High Employee Turnover Rates: Are You the Problem?

Linda Jenkins, October 30 2014

solutions to employee problems

No employer likes dealing with high employee turnover rates and it's not hard to understand why. When you're constantly focused on finding, hiring, training and managing new employees, it's next to impossible to keep your business growing the way that it should be. Valuable resources (including precious time) are going to waste as well. 

However, many CEOs are reluctant to consider the possibility that their leadership style or expectations may be at the root of the problem. The following are some of the most common reasons modern employers experience high employee turnover. Do any of them apply to you or your company? 

 

Workloads That Aren't Reasonable  

While it only stands to reason that employees need to be willing to go the extra mile every so often, every employer needs to make sure they're not giving employees more work to do than they can realistically handle. Occasional overtime requests are fine. Making that the rule as opposed to the exception is not. 

Make sure that projects are organized to be as streamlined as possible to ensure maximum efficiency as far as how they get done. Avoid heaping massive amounts of work on a couple of star employees because you're sure they can “handle it”. Instead, find contract workers to help out with increasing demands for manpower. 

 

Pay That Isn't Up to Par  

At the end of the day, employees need to be compensated for their work in a way that is in line with what they do for you and they will go elsewhere if they don't get it. Make sure that your company is offering starting wages that are competitive in regards to your industry. You should be giving regular pay raises that are in line with the current industry standard as well. You can use Salary.com to check the median pay for most job titles in your area.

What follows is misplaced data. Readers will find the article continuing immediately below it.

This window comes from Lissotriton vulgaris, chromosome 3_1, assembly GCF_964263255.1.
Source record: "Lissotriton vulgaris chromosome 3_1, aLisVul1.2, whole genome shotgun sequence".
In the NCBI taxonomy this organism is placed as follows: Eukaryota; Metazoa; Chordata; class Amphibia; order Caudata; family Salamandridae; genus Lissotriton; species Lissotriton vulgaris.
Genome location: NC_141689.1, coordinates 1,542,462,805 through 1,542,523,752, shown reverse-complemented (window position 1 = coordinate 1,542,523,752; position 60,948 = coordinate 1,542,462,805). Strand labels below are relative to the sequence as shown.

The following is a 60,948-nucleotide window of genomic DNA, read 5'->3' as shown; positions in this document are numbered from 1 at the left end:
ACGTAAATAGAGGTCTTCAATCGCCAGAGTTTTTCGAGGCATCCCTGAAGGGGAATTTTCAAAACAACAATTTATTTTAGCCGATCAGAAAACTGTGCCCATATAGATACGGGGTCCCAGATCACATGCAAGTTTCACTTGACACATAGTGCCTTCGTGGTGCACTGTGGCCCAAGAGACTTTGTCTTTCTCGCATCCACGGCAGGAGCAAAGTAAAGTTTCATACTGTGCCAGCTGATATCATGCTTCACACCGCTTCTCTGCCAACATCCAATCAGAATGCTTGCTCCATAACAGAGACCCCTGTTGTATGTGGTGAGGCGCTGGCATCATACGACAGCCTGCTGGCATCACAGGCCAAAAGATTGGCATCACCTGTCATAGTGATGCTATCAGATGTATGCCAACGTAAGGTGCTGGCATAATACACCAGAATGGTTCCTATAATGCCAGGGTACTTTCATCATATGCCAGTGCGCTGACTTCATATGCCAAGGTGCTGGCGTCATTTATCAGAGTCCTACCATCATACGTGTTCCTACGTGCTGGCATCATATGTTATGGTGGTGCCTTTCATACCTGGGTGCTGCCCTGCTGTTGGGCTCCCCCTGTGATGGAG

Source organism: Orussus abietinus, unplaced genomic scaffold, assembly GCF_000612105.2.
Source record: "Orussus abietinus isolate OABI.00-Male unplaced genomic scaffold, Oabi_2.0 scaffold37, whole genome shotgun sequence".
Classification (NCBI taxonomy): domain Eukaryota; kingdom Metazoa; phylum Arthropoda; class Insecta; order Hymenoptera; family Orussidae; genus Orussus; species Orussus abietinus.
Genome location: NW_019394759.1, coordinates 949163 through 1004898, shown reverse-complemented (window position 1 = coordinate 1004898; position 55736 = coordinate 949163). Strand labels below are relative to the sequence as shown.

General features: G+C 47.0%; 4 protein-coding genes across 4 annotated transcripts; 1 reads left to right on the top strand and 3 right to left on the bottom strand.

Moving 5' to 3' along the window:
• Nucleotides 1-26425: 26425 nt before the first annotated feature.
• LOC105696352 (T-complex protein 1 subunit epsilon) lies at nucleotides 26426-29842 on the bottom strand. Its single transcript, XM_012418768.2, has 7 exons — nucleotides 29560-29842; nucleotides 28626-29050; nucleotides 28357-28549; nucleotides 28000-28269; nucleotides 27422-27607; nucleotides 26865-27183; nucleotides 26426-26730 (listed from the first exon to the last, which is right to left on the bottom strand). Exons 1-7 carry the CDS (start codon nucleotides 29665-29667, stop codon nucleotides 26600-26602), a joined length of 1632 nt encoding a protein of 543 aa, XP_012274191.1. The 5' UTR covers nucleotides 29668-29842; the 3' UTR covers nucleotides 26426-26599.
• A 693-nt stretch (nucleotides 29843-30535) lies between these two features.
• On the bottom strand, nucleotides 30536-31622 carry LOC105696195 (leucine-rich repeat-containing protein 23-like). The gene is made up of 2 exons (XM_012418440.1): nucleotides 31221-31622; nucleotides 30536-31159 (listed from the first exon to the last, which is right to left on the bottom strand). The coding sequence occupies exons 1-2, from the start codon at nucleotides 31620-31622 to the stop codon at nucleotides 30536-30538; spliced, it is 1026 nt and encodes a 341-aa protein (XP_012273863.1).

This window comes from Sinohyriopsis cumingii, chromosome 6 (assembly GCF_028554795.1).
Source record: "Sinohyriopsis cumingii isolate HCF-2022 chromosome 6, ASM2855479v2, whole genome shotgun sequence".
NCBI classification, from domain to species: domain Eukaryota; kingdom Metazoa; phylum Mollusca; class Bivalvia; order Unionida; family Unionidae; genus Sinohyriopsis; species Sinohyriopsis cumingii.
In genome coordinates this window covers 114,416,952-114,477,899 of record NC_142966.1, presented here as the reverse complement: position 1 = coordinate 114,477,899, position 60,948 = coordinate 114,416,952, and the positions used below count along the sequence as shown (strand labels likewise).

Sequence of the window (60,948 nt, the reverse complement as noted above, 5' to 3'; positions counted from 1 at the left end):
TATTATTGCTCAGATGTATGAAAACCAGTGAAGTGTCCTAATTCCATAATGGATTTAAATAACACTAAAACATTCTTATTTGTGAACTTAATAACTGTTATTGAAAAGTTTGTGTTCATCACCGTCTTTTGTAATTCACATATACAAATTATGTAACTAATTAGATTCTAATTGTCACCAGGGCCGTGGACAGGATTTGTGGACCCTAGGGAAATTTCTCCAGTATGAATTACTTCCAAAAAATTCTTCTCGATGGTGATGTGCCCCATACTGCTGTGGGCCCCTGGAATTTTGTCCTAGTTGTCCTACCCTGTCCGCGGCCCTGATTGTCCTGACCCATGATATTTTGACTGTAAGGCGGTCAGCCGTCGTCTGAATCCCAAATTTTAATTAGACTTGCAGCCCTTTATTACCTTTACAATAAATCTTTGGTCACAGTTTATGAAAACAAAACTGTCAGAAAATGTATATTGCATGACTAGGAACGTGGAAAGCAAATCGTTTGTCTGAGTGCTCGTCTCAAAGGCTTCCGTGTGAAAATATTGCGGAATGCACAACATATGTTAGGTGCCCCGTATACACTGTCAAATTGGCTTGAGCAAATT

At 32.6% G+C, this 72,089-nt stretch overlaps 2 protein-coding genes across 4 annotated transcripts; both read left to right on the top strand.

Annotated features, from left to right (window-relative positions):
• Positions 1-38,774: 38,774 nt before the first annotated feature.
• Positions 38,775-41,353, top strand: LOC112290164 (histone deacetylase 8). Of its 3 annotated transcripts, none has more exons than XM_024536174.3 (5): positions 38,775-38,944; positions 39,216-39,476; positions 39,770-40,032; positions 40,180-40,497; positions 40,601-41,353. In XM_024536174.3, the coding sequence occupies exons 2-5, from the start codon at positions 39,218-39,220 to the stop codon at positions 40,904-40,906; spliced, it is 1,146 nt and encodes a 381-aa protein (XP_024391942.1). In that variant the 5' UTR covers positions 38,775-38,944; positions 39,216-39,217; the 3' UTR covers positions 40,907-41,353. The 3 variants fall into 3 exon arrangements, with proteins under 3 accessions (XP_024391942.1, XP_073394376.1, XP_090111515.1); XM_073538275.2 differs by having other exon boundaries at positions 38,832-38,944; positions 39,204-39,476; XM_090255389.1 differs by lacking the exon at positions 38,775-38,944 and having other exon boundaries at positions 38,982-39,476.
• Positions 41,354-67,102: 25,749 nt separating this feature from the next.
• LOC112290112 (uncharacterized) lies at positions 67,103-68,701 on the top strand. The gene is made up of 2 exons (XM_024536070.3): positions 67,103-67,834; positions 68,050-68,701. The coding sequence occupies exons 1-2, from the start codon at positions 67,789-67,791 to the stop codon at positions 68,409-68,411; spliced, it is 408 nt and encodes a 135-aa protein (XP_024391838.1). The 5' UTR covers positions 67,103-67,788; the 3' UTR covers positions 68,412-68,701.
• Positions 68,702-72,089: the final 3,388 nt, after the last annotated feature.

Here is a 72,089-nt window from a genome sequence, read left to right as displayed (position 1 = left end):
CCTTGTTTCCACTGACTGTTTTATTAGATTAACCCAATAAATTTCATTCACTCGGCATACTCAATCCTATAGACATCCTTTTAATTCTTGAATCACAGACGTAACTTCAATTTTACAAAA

If your company truly is on such a tight budget that higher pay and frequent raises aren't possible at this juncture, look for other ways you can compensate your workforce for their hard work. Employees also need and appreciate flexible schedules, awards, gift certificates, and bonuses. These concerns become even more important if you require your employees to put in long hours or tackle super-sized workloads on a regular basis. 

 

Subpar Management  

You'll also want to make sure that your Manager isn't to blame for high employee turnover, especially if your company has an issue with people bailing on the company before they even complete training. Managers need to be personable, as well as competent when it comes to properly training new hires. Poor management quickly leads to unprepared, frustrated employees that prematurely decide a position isn't for them. 

Take a more active role in assessing the management style of your company's supervisors. Make sure they're adequately preparing new employees for their jobs, treating staff with dignity and offering them enough support, especially early on in the working relationship. (And yes... after you have done all that, take a good hard look in the mirror since YOU could be the root cause).

 

Too Much Stress in General  

Although some stress will come with the territory, it's important to make sure your employees aren't actually spending their days in a hostile or overly stressful work environment. People need stability in order to be their best and do consistently good work. Focus on setting up a structure and a status quo within your company that your employees can rely on and plan their days around. Making sure that your company has an Employee Handbook (and distributes one to each new hire) is a good start in that direction. 

It's also important to keep an eye out for "rotten eggs" on your staff as well. Even one bad employee with an attitude problem can turn an entire office into a place no one wants to be. Instead, get active about cultivating a "team player" environment that finds everyone working together for the common good. 

At the end of the day, ensuring that your employees are content with their position in your company is far from rocket science. However, it does require some diligence, consideration, and perspective on your part. Start looking for ways you can facilitate positive change in your company today!